Organizational Management – Organizational Communications

By | November 1, 2017

In this installment of our guide to organizational management we look at organizational communications…

The standard patterns of communications are chain, wheel, star, and all-channel, each of which can influence the speed with which decisions are made, their accuracy, and ensuring that the key stakeholders have a satisfactory outcome based on the decision.

The chain can be seen to represent the hierarchical pattern that characterizes strictly formal information flow (from the top down) in military and some types of business organizations. The wheel can be compared with a typical autocratic organization, meaning one-man rule and limited (or even no) input from others.

The star is similar to the basic formal structure of many organizations, whereby people within a group communicate (information flowing in both directions) with a few other people in the group but not all of them. The all-channel network is analogous to the free-flow of communication in a group that encourages all of its members to become involved in group decision processes.

Its thought that in patterns with positions located centrally (such as the wheel and the star), an organization quickly develops around the people occupying these central positions. In such patterns, the organization is more stable and errors in performance are lower than in patterns having a lower degree of centrality, such as the all-channel. However, the morale of members in high centrality patterns is relatively low and this could, in the long run, lower the accuracy and speed of such networks.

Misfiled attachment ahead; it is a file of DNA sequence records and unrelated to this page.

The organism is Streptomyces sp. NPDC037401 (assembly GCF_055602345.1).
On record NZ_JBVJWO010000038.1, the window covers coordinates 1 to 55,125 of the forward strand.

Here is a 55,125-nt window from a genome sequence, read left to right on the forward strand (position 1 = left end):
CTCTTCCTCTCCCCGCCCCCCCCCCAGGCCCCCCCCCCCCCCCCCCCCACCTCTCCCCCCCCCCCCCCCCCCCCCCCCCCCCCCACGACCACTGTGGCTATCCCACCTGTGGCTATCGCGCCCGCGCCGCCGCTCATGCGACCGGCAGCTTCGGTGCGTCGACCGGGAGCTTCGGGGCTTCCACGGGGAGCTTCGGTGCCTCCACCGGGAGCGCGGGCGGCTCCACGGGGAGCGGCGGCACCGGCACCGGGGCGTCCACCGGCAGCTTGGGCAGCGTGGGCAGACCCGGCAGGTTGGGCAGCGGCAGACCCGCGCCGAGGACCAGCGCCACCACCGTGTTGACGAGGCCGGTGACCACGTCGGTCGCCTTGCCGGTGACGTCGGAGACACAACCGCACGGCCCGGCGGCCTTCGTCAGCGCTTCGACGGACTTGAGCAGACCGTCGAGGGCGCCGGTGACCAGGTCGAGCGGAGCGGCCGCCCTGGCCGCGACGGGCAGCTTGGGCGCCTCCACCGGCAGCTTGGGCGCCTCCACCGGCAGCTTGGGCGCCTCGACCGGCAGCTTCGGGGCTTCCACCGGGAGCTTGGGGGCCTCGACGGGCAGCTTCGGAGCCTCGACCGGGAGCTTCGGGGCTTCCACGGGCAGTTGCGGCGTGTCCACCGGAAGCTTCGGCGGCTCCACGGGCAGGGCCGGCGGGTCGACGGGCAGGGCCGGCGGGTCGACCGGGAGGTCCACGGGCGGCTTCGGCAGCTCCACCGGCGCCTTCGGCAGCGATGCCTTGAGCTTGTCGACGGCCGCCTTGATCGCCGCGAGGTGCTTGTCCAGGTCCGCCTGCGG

Companies that spread communications out more evenly among staff will see a higher employee morale. These companies understand that availing themselves of the knowledge, skills and experience of a more diverse group results in enriched job satisfaction.

Many organizations lean toward the star pattern of communication, which would indicate that it provides the best result in the long run. A company must take certain factors into account, however, in order to determine the best method to use. These factors include such things as how quickly decisions must be made, how accurate such decisions must be, and how much of a margin for error the company can realize.

Want to know more? Click here to continue reading our guide to organizational management: Organizational Management


Product Description

The U.S. Food and Drug Administration is the most powerful regulatory agency in the world. How did the FDA become so influential? And how exactly does it wield its extraordinary power? Reputation and Power traces the history of FDA regulation of pharmaceuticals, revealing how the agency's organizational reputation has been the primary source of its power, yet also one of its ultimate constraints.


Daniel Carpenter describes how the FDA cultivated a reputation for competence and vigilance throughout the last century, and how this organizational image has enabled the agency to regulate an industry as powerful as American pharmaceuticals while resisting efforts to curb its own authority. Carpenter explains how the FDA's reputation and power have played out among committees in Congress, and with drug companies, advocacy groups, the media, research hospitals and universities, and governments in Europe and India. He shows how FDA regulatory power has influenced the way that business, medicine, and science are conducted in the United States and worldwide. Along the way, Carpenter offers new insights into the therapeutic revolution of the 1940s and 1950s; the 1980s AIDS crisis; the advent of oral contraceptives and cancer chemotherapy; the rise of antiregulatory conservatism; and the FDA's waning influence in drug regulation today.



Reputation and Power demonstrates how reputation shapes the power and behavior of government agencies, and sheds new light on how that power is used and contested.

Price: $31.29
  • Reputation and Power Organizational Image and Pharmaceutical Regulation at the FDA

Leave a Reply